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And dropping down on either side
Wisdom and the melting Muse Together mingle a resistless charm ; * The lord of battle drops his arm, And heav'nly souls their loftier fancies lose. he has omitted one beautiful phrase, βλεφαρων αδο κλαίσρον, which the attentive West has but poorly translated, if I remember right;
While gentle sleep his closing eyelid seals; besides the entire omission of that majestic description of the posture of the royal bird while dropping to slumber,
6 de XYWCOW
υγρου νωτον αιωρει, &c. yet I cannot but think, that Pindar is not a little indebted to his imitator for the translation of his κελαινω πιν δ' επι οι νεφελαν &c. which our Bard has thus rendered;
Quench'd in dark clouds of slumber lie
* Kas gap Brac
On Thracia's hills the lord of War
* But they, from whom immortal Jove
Fierce with hundred-handed strength,
Where the beams of day expire,
* Horace seems to ascribe to music a very different effect on wicked minds.
Vide Od. II. Lib. 3.
Arid oft the volvent flames sublimely bright,
Lifting short his painful head
Tooth and nail'strove to weary, him out of his life,
But, mark me-he ne'er thought of taking his wife.
But Heaven, at length, Job's forbearance rewards ;
At length double wealth, dotible honour arrives ; Heaven doubles his children, slaves, houses, and herds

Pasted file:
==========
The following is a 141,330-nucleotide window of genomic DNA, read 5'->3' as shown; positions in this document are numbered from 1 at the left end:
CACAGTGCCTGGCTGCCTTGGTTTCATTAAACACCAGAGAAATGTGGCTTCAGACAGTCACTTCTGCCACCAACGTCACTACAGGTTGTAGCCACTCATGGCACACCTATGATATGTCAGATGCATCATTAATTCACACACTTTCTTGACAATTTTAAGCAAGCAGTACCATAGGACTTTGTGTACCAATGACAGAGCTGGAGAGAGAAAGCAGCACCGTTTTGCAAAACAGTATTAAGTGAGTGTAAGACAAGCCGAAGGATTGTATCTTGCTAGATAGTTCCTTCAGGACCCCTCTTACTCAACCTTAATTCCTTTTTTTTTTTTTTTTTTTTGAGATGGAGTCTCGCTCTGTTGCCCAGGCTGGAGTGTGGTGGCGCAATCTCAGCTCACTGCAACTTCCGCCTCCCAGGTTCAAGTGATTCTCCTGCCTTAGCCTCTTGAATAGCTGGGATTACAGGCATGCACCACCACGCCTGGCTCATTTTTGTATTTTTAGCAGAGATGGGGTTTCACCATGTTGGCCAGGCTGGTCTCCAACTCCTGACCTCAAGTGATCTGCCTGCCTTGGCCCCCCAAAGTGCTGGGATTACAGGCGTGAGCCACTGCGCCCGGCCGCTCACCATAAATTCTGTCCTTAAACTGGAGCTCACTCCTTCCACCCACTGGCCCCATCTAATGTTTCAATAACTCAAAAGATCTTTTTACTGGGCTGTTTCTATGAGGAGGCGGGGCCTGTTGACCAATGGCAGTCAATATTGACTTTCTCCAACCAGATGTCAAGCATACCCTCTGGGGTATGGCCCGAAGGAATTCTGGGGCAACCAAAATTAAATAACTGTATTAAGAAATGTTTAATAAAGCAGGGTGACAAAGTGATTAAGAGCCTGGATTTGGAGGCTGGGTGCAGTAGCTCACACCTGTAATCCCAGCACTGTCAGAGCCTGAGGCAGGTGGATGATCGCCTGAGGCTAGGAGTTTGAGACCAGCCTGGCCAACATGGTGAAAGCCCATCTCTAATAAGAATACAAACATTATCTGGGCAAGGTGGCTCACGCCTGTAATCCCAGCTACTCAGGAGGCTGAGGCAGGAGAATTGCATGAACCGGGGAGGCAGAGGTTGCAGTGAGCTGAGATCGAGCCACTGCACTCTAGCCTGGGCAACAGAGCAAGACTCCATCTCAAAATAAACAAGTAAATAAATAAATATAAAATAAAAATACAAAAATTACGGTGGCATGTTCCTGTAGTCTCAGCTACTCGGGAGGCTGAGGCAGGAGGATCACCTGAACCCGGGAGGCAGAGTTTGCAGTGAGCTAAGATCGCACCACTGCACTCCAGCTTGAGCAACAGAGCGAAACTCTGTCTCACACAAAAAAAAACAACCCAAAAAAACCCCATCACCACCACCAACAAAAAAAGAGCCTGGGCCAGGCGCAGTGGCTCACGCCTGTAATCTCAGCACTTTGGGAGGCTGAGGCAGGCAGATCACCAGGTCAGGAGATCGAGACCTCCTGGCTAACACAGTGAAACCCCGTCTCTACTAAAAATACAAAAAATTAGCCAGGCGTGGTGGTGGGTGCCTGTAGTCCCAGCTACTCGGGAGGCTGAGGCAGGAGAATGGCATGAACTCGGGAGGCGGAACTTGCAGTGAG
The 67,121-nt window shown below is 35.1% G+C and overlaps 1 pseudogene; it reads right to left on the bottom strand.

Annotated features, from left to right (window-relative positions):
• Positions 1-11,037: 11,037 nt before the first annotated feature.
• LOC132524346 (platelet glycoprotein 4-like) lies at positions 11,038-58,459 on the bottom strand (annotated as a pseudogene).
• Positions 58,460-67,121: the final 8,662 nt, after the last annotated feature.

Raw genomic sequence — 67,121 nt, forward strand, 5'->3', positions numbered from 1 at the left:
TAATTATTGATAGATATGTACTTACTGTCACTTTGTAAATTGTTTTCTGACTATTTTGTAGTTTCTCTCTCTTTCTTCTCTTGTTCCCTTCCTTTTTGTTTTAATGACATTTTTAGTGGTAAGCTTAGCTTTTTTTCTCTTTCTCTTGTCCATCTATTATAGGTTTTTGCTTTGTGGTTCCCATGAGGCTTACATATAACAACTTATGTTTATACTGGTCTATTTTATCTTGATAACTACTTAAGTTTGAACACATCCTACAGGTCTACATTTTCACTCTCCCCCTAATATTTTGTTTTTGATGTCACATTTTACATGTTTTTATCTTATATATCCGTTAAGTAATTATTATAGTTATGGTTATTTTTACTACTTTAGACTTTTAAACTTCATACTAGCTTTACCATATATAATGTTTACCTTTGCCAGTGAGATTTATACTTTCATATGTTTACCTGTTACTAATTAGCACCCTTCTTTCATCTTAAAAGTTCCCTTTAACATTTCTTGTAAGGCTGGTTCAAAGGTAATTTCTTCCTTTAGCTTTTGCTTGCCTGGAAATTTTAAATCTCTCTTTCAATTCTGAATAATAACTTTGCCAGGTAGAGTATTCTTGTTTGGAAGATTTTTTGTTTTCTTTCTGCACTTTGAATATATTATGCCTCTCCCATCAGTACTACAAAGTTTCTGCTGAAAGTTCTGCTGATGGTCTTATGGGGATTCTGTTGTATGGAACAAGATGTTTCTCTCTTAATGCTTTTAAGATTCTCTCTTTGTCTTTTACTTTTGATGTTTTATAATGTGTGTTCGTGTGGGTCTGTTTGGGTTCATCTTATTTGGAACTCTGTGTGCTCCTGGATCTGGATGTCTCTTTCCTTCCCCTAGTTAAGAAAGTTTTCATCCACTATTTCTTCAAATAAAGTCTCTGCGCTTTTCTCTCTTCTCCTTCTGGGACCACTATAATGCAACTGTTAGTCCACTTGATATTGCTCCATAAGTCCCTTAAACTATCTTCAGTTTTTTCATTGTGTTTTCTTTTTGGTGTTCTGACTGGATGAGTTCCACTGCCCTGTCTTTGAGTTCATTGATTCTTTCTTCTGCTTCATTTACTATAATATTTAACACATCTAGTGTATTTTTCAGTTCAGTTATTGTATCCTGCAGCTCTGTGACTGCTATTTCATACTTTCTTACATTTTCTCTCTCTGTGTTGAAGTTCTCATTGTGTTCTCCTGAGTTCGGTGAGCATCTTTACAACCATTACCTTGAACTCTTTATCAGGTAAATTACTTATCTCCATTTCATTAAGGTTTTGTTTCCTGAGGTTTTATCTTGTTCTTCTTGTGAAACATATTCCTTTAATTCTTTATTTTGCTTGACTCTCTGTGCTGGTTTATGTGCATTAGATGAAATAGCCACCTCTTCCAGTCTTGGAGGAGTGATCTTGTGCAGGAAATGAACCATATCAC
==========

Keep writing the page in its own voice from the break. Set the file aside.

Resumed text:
But we don't hear a word of a couple of wires.
Movemur, nescio quo pacto, ipsis locis, quibus, quorum admin ramur, adsunt vestigia.
O! that to yonder sphere of light,
That scorns the mountain's crested height, Where never eagle dipt her plume in gold,
Upborne on wings of rapture I might soar, The world beneath with tranceful gaze behold, Then close my eyes in night, and see no more!
So might I from those frozen snows,
Where Norway's son's disdain repose, so where with blood-shot eye, and tusked mouth, Laps the fierce boar the billows of the South,
With panting soul, and orbs that mock at space, Each deedful scene of carth, that Iame has stampt,
Yet whither, whither shall I turn
The ardour of my longing eyes,
Or there, where Alpine ramparts rise.
Or where, of kingly floods supreme,
Or Scylla holds, with savage sway,
Its wild, unvoyageable way:
The angry Persian lashed the rebel tide,
But where that mighty dome,
That swept the southern sky,
Low in the dust its glories lie!
The warning voice has gone in vain
And quaff the cup of revelry!
Your curst carousals madly keep,
Hereafter they shall wake to weep: